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Guilty Pleasure

27 Jul

DSC_7931Not once, but twice, I was recently served bananas in a savory dish purported to be made with plantains. I was so disappointed to taste the cloying sweetness of a cooked banana when I was hoping for an exotic starch. I decided I needed to buy a plantain and cook it myself.

The only way I have ever eaten plantains were the plantain chips I had when visiting my folks and sister when they were living in Panama. So when I brought home this green banana-on-steroids fruit it sat in my kitchen for a few days while I pondered what to do with it. Last night I began searching for recipes online. It was then that I learned that plantains taste blandish and starchy when they are green but turn sweetish when they turn yellow. Yikes! My plantain was halfway between green and yellow. I wanted to cook it up before it got too sweet.

I opted for a traditional Latino dish called tostones. I followed this recipe and they turned out great. And guess what? They tasted like a homemade version of the plantain chips I so loved to eat during my visits to Panama. Since they were deep fried in oil, tostones will not become a regular treat and my search for plantain recipes will continue.

But today they were a welcome guilty pleasure.


Natural Phenom

1 Dec

It’s not nearly as striking as the half red/half green apple I read about recently in the British press, but I was duly impressed with this specimen I brought home from the local grocery store.


I took some photos of it and then I ate it.

Juicing the Passion Fruit

25 Sep

Passion Fruit

Making Passion Fruit Juice

Passion Fruit Nectar

Passion Fruit Nectar

So there I was with two dozen passion fruit, ripening to wrinkles and turning my kitchen into an aroma factory. I had plenty of time to consider what I would do with these fragrant fruits that had literally dropped in my lap. (Well, almost literally…they had dropped into the backyard.)

As I don’t seem to do anything these days without consulting the internet first, I began googling and came across a number of You Tube videos about what to do with passion fruit. One fellow advocated just plain eating them: you slice the fruit in half, scoop out the innards, then eat juice, pulp and seeds all together. I thought I’d give that a try. It was then I discovered just how tart passion fruit is. And I hated eating the seeds.

Another video demonstrated how to make passion fruit juice. Cut them open, scoop them out into a blender, add lots of sugar, blend gently so you don’t chop up the seeds, pour out through a sieve to get the juice and leave the seeds behind. I tried that with the remainder of my passion fruit. I found that the pulp held rather tenaciously onto the seeds so I kept pulsing the blender more and more. Ooops, I think I over did it. Some of the seeds had begun to get chopped up. I strained the juice as best as I could. Nearly two dozen fruits yielded about a cup of rather thick nectar with little tiny bits of seed floating in it. Well, if you can eat the seeds whole, I guess it wouldn’t hurt to drink up these tiny bits.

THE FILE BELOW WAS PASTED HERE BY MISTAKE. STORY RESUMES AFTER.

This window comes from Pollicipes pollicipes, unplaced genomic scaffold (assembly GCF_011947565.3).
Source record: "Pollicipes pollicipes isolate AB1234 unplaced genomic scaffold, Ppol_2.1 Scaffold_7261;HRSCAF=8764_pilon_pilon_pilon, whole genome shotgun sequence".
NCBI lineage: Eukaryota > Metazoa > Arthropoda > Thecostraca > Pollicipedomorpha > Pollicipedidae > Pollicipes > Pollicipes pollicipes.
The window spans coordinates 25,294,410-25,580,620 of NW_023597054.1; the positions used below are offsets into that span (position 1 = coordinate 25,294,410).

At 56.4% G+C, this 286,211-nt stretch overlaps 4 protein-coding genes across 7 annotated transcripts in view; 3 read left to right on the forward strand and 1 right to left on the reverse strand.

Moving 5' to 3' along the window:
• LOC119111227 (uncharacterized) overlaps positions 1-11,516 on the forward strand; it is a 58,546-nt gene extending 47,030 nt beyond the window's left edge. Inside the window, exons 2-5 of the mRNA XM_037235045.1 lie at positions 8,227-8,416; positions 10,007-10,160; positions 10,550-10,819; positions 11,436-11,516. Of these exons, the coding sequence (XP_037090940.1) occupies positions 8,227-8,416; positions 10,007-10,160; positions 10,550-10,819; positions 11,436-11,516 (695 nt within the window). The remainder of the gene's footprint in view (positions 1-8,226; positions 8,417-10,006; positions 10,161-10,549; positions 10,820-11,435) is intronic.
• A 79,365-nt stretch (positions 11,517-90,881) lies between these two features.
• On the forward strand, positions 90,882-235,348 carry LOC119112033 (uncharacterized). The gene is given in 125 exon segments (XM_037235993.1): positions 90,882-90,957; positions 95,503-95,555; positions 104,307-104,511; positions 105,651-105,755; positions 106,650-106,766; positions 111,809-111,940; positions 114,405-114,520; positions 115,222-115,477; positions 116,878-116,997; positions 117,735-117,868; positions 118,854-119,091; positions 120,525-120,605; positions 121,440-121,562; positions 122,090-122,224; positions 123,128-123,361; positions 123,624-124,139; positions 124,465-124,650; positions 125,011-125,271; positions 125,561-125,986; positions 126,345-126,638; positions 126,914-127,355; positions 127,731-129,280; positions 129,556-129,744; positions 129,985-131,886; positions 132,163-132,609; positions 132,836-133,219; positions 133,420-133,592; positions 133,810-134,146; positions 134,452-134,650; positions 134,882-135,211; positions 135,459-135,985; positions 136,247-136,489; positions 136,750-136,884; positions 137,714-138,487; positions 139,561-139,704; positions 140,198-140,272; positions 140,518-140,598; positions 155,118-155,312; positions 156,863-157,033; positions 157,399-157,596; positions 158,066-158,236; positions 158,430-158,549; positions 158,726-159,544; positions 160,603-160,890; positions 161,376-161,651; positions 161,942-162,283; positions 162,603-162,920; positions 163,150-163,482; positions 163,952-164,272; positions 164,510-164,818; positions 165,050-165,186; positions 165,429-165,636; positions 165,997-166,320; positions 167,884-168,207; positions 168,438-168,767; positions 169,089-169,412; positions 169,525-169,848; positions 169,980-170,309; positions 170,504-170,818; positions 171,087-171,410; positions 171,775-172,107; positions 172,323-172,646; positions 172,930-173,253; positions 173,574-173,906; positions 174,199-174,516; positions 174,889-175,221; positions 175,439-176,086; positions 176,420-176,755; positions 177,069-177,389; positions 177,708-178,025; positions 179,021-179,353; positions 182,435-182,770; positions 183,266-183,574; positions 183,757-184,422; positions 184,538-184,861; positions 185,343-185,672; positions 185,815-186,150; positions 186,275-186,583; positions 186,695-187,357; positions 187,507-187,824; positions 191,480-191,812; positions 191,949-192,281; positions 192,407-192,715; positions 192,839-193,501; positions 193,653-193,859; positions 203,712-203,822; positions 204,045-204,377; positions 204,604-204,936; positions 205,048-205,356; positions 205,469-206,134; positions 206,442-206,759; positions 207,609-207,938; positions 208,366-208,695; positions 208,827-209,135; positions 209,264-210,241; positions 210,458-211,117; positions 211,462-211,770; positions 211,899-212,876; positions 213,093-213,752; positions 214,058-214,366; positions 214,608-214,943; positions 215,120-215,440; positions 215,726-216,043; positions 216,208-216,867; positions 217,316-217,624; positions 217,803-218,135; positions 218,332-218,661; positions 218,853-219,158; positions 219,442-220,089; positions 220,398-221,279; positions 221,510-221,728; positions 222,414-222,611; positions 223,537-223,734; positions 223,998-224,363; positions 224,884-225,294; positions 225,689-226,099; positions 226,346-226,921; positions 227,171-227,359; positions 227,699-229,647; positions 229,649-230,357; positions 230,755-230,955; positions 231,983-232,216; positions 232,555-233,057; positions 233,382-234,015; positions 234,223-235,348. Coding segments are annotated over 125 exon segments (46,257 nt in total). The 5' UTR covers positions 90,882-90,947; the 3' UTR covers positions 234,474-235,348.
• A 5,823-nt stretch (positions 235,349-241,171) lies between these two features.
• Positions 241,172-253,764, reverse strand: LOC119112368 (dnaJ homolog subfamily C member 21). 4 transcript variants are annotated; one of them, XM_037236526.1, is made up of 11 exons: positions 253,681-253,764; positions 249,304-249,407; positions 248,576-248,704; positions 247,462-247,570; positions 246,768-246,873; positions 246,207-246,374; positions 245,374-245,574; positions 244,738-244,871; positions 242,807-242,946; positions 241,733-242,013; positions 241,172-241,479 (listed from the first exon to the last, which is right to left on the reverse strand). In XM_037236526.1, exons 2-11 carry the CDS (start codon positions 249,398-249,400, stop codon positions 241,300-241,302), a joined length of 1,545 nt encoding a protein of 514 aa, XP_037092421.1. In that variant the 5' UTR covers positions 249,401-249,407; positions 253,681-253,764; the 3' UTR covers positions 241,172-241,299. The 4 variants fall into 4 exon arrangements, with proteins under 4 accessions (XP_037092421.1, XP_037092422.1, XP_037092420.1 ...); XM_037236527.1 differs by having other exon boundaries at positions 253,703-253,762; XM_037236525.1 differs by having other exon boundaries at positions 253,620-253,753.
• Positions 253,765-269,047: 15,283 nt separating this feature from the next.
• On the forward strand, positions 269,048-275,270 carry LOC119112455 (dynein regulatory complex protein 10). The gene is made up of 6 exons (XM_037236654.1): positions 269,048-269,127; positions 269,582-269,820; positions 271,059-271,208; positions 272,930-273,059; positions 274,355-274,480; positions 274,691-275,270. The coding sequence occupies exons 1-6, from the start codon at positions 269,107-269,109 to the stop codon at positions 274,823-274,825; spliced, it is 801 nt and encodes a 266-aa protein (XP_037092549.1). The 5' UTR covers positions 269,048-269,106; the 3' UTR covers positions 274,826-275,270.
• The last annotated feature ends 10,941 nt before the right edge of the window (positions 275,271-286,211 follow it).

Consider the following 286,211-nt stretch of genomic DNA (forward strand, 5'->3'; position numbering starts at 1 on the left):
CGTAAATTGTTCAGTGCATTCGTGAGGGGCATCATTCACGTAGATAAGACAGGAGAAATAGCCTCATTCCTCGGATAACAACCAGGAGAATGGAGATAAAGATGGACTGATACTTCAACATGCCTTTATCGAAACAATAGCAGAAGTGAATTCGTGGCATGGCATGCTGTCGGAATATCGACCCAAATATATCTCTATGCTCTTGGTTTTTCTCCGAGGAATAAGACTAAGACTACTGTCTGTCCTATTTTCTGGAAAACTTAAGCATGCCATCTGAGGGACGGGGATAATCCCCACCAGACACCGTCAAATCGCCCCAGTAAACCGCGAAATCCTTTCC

So now I’ve got a rather tart nectar. What next? One friend suggested adding sugar, heating it up and reducing it into a syrup for pouring on top of vanilla ice cream. Tasty as that sounded I rather tended towards turning the nectar into a tropical cocktail.

I found plenty of tropical fruit cocktail recipes on the internet but I was lacking most of the ingredients. This is when I ventured into the dangerous territory of recipe experimentation. The first night I added pomegranate juice to the passion fruit juice, stirred in some sugar and added the only liquor we have — bourbon. I had expected the concoction to turn into a blood orange color, but no, it became a decidedly unappetizing muddy brown. But rather tasty, nonetheless.

The next night I challenged my hubby to come up with a cocktail. He simply added the whiskey to the passion fruit juice. We had to add sugar to cut the tartness. Then I added a bit of coconut milk to smooth the drink out a bit. Again, rather tasty.

I shall be checking the back yard regularly now for more heaven-sent passion fruit.

Backyard Harvest

16 Sep

A pile of passion fruit

The fruits of my labor

Passion Fruit in a Potted Plant

Some of the passion fruit landed in potted plants.

Passion Fruit and Palm Tree

One got wedged in this palm.

Bowl of Passion Fruit

The Cream of the Crop

Every year a large black walnut tree would drop scores of nuts in our backyard at our home in Maryland. It was an ongoing chore through the summer and fall to gather those nuts. We didn’t even eat them. They were bitter and nasty tasting. Sadly that walnut tree was taken out recently by Hurricane Irene.

Here in Israel we have another type of harvest to make. High above one wall of our backyard runs a passion fruit vine. We don’t know who planted it. Considering the mass of tangled vines and branches back there it’s hard to tell if the vine is rooted in our yard or our neighbor’s.

As I was weeding the other day (a chore I had been putting off) I came across a few passion fruit on the ground and gathered them up. Then today I went out to see if there were any more passion fruit. I was astounded at the number of fruit lying in our yard. Not only were they lying on the ground, some had landed inside plant pots. One had even become wedged in a palm tree. It was like going on an Easter Egg hunt.

I gathered the fruit into two plastic grocery bags. In all, I had gathered 8.5 lbs. of passion fruit! This was not counting the ones that had withered and rotted away already. I sorted through the fruit and discarded many that had been gouged or otherwise damaged. Those that passed my quality control inspection weighed a total of 2.5 lbs.

Now I just need to wait for the skin of the fruit to turn wrinkly — that is when they are ripe and ready for eating.